Track-and-field records tumble with alarming frequency nowadays, but Yuriy Sedykh’s hammer-throw mark is a rare exception. The Ukrainian-born athlete set the world record back in 1986, while wearing the Soviet hammer-and-sickle on his uniform. Sedykh competed for another 17 years after that triumph, but he never again came within a meter of that legendary throw.
Nor has anyone else come within sniffing distance as of late. Last year’s top hammer throw was the handiwork of a Belarusian named Shako Dzmitry, who could only manage a relatively paltry 78.12 meters (versus Sedykh’s 86.74 meters). What gives? Athletes have only been getting bigger and stronger over the decades, and coaching presumably more expert. So why can’t anyone better Sedykh’s record—including the great man himself?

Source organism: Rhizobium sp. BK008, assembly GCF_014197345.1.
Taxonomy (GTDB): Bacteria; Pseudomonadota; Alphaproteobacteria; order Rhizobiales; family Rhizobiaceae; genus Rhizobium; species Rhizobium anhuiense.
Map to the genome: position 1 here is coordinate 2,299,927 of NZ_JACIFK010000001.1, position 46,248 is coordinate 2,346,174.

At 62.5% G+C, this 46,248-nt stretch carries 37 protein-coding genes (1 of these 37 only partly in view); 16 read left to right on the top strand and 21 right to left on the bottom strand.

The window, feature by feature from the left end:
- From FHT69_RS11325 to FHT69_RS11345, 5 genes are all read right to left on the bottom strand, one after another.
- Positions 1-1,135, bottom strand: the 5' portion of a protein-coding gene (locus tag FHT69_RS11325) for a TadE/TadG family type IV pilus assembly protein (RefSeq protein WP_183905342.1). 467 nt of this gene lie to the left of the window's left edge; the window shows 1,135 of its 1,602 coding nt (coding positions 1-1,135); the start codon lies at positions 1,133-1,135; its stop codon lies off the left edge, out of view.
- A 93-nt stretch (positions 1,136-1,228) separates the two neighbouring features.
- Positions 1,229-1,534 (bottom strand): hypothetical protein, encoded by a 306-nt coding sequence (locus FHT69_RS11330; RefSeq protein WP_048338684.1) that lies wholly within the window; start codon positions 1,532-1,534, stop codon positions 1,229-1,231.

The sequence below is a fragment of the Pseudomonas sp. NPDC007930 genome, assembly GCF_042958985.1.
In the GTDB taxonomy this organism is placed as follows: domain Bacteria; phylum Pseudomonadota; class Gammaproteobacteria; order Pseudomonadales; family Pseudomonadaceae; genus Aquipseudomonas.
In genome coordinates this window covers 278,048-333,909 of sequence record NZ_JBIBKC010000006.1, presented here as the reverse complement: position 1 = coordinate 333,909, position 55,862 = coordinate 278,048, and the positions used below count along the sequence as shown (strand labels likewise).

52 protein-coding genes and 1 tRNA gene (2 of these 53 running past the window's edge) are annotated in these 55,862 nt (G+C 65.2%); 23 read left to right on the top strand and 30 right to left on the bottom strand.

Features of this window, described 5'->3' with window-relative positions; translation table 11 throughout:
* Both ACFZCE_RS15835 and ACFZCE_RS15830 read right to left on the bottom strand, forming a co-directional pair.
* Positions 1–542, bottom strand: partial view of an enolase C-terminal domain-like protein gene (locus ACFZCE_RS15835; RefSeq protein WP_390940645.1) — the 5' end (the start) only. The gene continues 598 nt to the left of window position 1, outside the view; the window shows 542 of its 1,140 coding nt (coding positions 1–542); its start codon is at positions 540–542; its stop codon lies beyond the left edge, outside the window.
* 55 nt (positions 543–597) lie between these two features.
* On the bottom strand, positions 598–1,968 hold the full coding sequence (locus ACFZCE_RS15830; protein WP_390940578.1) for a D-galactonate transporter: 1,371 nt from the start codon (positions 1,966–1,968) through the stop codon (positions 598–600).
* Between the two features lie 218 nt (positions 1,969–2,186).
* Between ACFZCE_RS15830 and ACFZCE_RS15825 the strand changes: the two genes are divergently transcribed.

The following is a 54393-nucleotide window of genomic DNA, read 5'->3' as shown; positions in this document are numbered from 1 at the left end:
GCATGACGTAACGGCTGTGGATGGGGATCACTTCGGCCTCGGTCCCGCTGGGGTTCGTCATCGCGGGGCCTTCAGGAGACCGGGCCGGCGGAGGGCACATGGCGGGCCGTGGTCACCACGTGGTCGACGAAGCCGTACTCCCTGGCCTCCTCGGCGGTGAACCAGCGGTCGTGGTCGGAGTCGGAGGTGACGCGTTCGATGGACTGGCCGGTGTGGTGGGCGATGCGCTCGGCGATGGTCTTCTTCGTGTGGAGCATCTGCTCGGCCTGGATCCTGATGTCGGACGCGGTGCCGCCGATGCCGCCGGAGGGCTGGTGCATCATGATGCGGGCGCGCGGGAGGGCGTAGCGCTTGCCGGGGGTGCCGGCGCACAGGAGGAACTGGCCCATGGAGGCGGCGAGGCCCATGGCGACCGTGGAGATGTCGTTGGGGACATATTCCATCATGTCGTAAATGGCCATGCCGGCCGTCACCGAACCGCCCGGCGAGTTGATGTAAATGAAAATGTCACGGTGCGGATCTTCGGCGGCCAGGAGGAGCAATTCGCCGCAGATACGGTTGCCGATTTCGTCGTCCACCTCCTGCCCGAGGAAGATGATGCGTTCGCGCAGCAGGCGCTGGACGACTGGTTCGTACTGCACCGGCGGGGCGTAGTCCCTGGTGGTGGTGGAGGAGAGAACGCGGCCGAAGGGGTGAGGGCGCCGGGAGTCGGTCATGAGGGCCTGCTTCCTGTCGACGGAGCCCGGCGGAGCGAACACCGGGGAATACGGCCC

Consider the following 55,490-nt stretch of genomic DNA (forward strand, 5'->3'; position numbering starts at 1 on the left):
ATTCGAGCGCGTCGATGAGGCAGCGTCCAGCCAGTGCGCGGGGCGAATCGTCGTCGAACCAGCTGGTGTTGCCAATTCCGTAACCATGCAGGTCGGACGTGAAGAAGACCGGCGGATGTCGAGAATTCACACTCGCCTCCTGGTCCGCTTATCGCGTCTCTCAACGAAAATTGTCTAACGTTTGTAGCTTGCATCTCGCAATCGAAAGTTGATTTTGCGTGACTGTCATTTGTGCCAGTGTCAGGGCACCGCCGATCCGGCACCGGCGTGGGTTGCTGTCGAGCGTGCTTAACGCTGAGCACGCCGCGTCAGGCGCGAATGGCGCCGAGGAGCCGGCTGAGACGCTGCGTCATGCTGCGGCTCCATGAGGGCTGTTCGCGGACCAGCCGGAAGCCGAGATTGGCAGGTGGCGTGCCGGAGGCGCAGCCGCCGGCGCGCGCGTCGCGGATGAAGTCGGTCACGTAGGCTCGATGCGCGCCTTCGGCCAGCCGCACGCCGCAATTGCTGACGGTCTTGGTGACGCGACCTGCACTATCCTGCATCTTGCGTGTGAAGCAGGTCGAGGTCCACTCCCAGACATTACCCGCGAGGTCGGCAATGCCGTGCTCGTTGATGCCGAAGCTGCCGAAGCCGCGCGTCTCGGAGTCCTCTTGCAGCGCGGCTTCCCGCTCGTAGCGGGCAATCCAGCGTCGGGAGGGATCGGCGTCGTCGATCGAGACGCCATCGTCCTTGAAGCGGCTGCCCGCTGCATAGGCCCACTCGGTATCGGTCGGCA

My initial guess is that, if we rule out drug use, Sedykh must have benefited from the strength of the Soviet sports machine. There does seem to be great value in starting kids young, and then ensuring that they remain maniacally focused on a single, esoteric pursuit. (The Chinese now do something similar with their gymnasts and divers, which translates into a bevy of medals come Olympics time.) Once the U.S.S.R. crumbled, the state’s sports apparatus died a rapid death.
But what about technique? Sedykh favored the three-spin method, while virtually every other competitor whirls around four times before launching their projectile skyward. Could less be more? And might this odd approach have only worked on the spry legs of Sedykh’s youth? Those of us who saw Steve McNair go from hero to zero in a year know how quickly an athlete’s body can betray them.
Tons more info on the sport here, courtesy of the Association of British Hammer Throwers. And more Yuriy Sedykh video goodness here and here. Good to see the man didn’t let his receding hairline hold him back from athletic glory. And the grunt upon release is primal in the best way.